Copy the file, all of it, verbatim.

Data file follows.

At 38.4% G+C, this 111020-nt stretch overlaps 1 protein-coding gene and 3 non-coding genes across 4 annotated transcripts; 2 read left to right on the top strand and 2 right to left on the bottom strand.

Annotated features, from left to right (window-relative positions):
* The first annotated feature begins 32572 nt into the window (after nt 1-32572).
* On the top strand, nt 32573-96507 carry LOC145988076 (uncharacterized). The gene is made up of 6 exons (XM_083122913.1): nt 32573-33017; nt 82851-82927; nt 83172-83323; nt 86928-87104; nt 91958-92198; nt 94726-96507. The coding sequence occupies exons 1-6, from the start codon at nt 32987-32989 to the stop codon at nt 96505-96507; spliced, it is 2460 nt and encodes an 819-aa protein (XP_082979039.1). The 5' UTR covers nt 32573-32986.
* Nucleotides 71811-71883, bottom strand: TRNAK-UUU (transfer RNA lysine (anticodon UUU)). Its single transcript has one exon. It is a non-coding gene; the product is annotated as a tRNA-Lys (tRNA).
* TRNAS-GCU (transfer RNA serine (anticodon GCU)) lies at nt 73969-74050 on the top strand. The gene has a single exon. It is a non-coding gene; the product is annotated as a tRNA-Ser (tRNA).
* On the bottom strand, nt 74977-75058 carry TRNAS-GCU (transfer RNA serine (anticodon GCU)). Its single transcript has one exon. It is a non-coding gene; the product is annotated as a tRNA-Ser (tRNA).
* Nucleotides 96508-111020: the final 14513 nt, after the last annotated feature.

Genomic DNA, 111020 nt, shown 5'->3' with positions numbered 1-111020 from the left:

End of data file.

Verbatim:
At 38.4% G+C, this 111020-nt stretch overlaps 1 protein-coding gene and 3 non-coding genes across 4 annotated transcripts; 2 read left to right on the top strand and 2 right to left on the bottom strand.

Annotated features, from left to right (window-relative positions):
* The first annotated feature begins 32572 nt into the window (after nt 1-32572).
* On the top strand, nt 32573-96507 carry LOC145988076 (uncharacterized). The gene is made up of 6 exons (XM_083122913.1): nt 32573-33017; nt 82851-82927; nt 83172-83323; nt 86928-87104; nt 91958-92198; nt 94726-96507. The coding sequence occupies exons 1-6, from the start codon at nt 32987-32989 to the stop codon at nt 96505-96507; spliced, it is 2460 nt and encodes an 819-aa protein (XP_082979039.1). The 5' UTR covers nt 32573-32986.
* Nucleotides 71811-71883, bottom strand: TRNAK-UUU (transfer RNA lysine (anticodon UUU)). Its single transcript has one exon. It is a non-coding gene; the product is annotated as a tRNA-Lys (tRNA).
* TRNAS-GCU (transfer RNA serine (anticodon GCU)) lies at nt 73969-74050 on the top strand. The gene has a single exon. It is a non-coding gene; the product is annotated as a tRNA-Ser (tRNA).
* On the bottom strand, nt 74977-75058 carry TRNAS-GCU (transfer RNA serine (anticodon GCU)). Its single transcript has one exon. It is a non-coding gene; the product is annotated as a tRNA-Ser (tRNA).
* Nucleotides 96508-111020: the final 14513 nt, after the last annotated feature.

Genomic DNA, 111020 nt, shown 5'->3' with positions numbered 1-111020 from the left: